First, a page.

When Chef Roberto Mendoza won $250,000 from a scratch-off ticket this past January — which was an impulse buy — he immediately decided to use it to help the homeless in Charlotte, North Carolina, as well as for hungry children in the Dominican Republic (DR).
Part of his generosity stems from his traumatic childhood. “I grew up very poor,” says Mendoza, who is from El Salvador. He grew up during the war and even survived being kidnapped — and thanks to the Salvation Army, he was able to escape to Canada. “I was by myself. Sometimes I eat, sometimes I don’t,” Mendoza recalls. “When I was 14, 15 years old, I went to bed without eating all day. And like at one o’clock in the morning, I wake up and I said, ‘at least a glass of water I’m going to have.’ When I opened the faucet, air come out because they shut the water off. So I cry and cry and cry and I tell God, ‘When I grow up, I never want to suffer hunger again.’”
Not only has he made that come true by becoming a successful chef — Mendoza has cooked for three U.S. presidents, a Saudi Arabian prince, and even for the Oscar awards ceremony — but he made good on his promise to himself. In 2013, when he was the chef in charge at the Coca Cola NASCAR Cup Series, he had an epiphany. “I see how the forklift [picked] up that much food and put it inside the refrigerator containers. When I saw that much food, I said, ‘Thank you Lord because I never see that much food in my life and thank you because I’m in charge of it.’ And that clicked in my mind that day: [it] is time to do something for needy people.”
Shortly after, he set up a program to use all the leftover food to feed the homeless in the area. Then, during Thanksgiving that year, he asked his friends for — and received — 600 turkey donations to cook Thanksgiving meals for the homeless in Charlotte. There, a 75-year-old woman called Sister Patria asked if he could help children in the DR.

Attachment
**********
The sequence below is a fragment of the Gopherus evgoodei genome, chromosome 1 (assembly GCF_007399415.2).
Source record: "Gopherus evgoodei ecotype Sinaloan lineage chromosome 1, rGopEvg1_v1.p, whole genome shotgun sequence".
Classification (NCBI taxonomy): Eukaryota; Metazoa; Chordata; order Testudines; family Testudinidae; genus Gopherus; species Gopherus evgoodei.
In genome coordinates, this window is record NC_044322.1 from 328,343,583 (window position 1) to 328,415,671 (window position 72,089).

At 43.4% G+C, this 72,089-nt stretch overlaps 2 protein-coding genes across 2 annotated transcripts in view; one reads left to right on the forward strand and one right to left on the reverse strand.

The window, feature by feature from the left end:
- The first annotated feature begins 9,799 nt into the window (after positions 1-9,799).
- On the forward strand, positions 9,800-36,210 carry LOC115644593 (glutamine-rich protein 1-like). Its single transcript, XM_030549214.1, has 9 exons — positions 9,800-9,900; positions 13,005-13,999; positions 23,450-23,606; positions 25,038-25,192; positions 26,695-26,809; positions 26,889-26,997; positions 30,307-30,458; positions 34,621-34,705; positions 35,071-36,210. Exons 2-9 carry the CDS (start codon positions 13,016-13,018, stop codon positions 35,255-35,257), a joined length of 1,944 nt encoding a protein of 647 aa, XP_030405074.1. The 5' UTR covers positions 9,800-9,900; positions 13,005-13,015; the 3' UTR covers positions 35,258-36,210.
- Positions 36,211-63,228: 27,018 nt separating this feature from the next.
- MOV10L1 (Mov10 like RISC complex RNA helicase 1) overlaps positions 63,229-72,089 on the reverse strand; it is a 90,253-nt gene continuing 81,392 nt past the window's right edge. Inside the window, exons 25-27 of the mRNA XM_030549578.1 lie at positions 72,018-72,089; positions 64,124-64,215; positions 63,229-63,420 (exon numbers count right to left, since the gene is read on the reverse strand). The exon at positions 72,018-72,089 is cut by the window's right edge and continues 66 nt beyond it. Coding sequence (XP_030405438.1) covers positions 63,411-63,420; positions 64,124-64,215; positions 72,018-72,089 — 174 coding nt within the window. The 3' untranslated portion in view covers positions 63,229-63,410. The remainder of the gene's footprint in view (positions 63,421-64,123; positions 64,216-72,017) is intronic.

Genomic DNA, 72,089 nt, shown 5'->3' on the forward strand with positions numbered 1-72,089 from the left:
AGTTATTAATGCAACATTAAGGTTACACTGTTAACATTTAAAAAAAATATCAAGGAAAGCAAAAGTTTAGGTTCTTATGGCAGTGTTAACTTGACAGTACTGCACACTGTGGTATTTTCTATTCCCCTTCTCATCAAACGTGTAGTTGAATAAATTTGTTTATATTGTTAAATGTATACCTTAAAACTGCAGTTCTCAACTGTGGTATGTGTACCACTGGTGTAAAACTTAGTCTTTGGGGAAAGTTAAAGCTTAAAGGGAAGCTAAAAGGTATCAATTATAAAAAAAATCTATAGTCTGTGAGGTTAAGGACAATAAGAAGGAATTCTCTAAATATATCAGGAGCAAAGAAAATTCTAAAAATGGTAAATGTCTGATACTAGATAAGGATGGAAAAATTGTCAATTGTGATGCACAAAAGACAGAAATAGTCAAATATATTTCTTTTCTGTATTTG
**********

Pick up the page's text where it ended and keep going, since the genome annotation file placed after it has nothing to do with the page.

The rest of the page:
But that’s not all. Two years later, the IRS sent him a $10,000 check after an audit. He used $6,000 to buy two acres of land in a very poor village in Bayaguana, Dominican Republic, and the rest for materials to start building a cafeteria that can hold 400 children. “Everything is free for them; nobody pays a penny for it,” says Mendoza, who is still working on the cafeteria building “because I want them to have a place to eat, a place to learn and live. A place where we can change their lives.”
When Chef Mendoza won $250,000 through the North Carolina Education Lottery, he decided to split it between his two humanitarian focuses. “When I won that money that day, I got back home and I said, ‘This is not my money…I’ve been praying for it, something I’ve been asking for…And here it is.’”
This month, he opens up The Chef Heaven’s Kitchen in Concord, North Carolina. Among other things, he is most proud that he can provide employment to people who just need a chance. If you want to take part in Chef Mendoza’s ongoing humanitarian efforts, make a donation at www.thechefheavenskitchenusa.com/donations. You can also keep up with Chef Mendoza on Instagram at www.instagram.com/chefrobertomendoza.
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